best general athlete in the Maine colleges and
one of the best baseball players. i
A Yankee has setup a school in Paris
and advertises that he "will leach any French
man to speak the only sensible language in the
world in six weeks and at a cost of only 125.
In some sections of Missouri it has
rained every day for 90 successive days. The
corn, wheat and potatoes may suffer in conse
quence, but what a cron of crass and weeds
and thistles I "
A Frencbman tried his flying machine
In the suburbs of Paris the other day. He few
off a barn and It will be several months before
his broken legs will allow him to canter around
as blithely as before.
Agriculture carried on by means of
irrigation is usually much more profitable than
it dependent on ordinary rainfall, and if
6,000.000 more acres can be redeemed In Wyom
ing by Government aid, it will outrank agri
Mosquitoes are so plentiful in Chicago
that a couple of lovers sitting on the back steps
of a residence on Wabash avenue were bitten
350 times in 80 minutes. They didn't mind it,
however in fact, they didn't know they had
received a bite until an hour after.
The Indian has been said to be incapa
ble of joking; but the Maine Indian has appa
rently degenerated; for here is Joe Susep, of
the Penobscot tribe, telling about a Ing that
became wedged under the Rinogenns Falls to
that while one end was In the water the other
was striking against the ledge with such force
and rapidity as to catch fire.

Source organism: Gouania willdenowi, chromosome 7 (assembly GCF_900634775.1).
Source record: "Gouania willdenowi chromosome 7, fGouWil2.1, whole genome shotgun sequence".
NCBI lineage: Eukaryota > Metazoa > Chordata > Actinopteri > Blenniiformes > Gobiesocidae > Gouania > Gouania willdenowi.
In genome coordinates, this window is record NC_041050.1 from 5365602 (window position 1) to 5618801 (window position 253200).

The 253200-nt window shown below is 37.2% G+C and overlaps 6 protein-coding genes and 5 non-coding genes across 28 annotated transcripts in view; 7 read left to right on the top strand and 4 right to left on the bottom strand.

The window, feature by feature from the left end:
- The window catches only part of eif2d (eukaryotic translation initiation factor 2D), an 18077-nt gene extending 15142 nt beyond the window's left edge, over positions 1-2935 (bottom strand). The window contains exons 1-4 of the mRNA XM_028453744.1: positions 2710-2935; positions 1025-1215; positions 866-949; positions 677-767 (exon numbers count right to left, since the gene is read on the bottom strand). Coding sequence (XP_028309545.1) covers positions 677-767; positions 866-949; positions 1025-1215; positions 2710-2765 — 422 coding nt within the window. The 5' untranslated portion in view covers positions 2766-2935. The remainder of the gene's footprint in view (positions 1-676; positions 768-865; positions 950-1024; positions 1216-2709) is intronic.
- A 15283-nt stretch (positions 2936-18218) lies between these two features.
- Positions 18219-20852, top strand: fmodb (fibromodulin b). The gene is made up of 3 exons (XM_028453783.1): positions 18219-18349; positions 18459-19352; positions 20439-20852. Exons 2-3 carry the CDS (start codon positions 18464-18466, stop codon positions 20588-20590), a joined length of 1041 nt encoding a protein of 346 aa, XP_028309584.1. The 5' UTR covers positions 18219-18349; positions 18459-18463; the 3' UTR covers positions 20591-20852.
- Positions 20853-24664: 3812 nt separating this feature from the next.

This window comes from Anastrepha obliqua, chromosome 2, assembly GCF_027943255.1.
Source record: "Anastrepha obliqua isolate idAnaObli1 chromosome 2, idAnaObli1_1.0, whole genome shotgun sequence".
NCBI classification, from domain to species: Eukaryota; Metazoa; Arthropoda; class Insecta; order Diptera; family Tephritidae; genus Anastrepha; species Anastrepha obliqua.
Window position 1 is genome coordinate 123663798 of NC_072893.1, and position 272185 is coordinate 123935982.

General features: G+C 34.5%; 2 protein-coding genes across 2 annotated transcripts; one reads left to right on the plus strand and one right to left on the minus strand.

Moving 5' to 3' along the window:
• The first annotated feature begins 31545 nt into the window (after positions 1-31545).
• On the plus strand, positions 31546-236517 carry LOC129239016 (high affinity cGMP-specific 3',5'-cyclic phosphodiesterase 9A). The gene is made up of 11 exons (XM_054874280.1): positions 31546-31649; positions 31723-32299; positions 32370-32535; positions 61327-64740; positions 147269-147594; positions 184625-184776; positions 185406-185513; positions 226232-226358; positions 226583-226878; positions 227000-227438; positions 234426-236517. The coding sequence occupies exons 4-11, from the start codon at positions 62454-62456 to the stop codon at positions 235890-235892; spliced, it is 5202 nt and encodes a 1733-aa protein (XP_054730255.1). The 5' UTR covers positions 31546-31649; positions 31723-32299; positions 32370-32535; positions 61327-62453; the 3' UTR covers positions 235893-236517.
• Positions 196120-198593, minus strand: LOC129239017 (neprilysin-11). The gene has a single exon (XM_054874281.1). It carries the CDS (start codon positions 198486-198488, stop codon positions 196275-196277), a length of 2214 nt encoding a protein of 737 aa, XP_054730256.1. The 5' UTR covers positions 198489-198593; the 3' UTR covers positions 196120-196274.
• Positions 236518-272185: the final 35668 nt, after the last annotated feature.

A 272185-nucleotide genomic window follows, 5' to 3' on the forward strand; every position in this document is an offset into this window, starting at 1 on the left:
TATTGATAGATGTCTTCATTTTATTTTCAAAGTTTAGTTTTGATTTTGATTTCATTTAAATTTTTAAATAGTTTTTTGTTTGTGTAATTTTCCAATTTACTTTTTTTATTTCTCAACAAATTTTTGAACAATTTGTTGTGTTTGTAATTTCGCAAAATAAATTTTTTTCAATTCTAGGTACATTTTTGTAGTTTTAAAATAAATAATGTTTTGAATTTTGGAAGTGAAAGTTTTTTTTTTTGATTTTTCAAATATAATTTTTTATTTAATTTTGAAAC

Before the war the high water mark in
cotton was 5,300,000 bales. The crop of last
year is not yet entirely out of the hands of the
planters, but those whose business attention Is
absorbed by thn staple place it at 7.400,000 bales,
an increase of 300,000 over the year preceding.
This season, with average weather, it will be
81000,000 bale?,iworth nearly $400,000,000, or five
times the valneot all the gold and silver pro
duced in the United States in one year.
Jonathan Montgomery, of "Watkins
ville, Ga., has a horse now plowing la the same
field on bis farm as when be returned from the
war. He is now making his twenty-fifth crop
with him. Mr. Montgomery says the hone's
teeth have worn so smooth that he can't grind
his food and his wife cooks bread for blm. He
is doing well and is very fond of bread that has
no crust on it. Mr. Montgomery says he would
not take any amount of money for him, and
intends, if he is the longest liver, to bury him
If he is able to dig the grave when he dies.
A "postal tube" to connect Dover with
Calais, over the English Channel, is being dis
cussed in England. The plan Is to suspend
two tubes of about a yard each in diameter by
"means of steel cables across the channel. 40
yards above the level of theses. The steel
cables will be fixed to pillars at distances of
about 800 yards, and in each tube a little rail